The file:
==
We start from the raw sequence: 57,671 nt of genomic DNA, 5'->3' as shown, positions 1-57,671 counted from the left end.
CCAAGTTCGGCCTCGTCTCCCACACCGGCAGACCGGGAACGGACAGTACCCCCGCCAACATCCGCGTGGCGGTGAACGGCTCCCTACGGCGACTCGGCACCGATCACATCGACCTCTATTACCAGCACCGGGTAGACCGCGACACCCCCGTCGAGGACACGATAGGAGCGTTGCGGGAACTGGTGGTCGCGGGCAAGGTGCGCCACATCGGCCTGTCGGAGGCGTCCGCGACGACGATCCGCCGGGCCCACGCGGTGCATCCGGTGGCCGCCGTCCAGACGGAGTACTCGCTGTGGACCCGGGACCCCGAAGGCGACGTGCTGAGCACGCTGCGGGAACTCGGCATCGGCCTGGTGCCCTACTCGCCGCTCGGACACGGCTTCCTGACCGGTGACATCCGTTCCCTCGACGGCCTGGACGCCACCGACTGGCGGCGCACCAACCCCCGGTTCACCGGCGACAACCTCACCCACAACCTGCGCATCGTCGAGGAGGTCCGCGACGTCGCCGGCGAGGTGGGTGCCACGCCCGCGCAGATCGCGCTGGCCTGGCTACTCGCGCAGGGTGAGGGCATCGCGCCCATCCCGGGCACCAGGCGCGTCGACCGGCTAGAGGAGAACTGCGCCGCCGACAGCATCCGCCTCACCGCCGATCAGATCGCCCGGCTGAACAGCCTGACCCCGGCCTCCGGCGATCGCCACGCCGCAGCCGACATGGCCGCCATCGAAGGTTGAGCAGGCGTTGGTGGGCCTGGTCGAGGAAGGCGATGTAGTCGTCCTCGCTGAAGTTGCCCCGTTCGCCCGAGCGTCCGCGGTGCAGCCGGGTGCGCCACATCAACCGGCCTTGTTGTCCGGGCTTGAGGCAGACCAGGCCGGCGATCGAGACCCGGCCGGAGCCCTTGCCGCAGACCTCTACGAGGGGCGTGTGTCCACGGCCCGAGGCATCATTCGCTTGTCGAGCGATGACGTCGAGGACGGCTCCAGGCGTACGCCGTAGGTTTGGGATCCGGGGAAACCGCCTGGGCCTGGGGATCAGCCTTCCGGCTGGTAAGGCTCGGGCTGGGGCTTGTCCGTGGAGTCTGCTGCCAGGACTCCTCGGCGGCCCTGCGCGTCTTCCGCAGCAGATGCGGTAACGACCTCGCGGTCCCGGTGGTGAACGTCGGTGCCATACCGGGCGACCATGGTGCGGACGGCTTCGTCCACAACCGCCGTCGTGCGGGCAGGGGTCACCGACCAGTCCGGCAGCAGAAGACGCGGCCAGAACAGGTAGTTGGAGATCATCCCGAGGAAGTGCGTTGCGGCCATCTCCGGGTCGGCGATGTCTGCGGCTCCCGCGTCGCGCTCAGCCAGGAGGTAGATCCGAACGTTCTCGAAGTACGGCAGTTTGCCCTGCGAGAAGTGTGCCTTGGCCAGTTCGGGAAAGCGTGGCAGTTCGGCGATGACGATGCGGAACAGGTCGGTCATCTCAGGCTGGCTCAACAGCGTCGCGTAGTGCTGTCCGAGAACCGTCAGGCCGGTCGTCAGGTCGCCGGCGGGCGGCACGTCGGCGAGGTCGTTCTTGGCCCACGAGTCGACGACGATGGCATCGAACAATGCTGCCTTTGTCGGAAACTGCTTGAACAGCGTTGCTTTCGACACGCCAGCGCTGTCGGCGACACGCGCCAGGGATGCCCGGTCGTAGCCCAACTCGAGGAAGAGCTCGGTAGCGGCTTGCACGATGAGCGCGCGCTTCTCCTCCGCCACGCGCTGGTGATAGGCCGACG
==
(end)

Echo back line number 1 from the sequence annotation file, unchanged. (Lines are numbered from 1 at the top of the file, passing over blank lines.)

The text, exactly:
We start from the raw sequence: 57,671 nt of genomic DNA, 5'->3' as shown, positions 1-57,671 counted from the left end.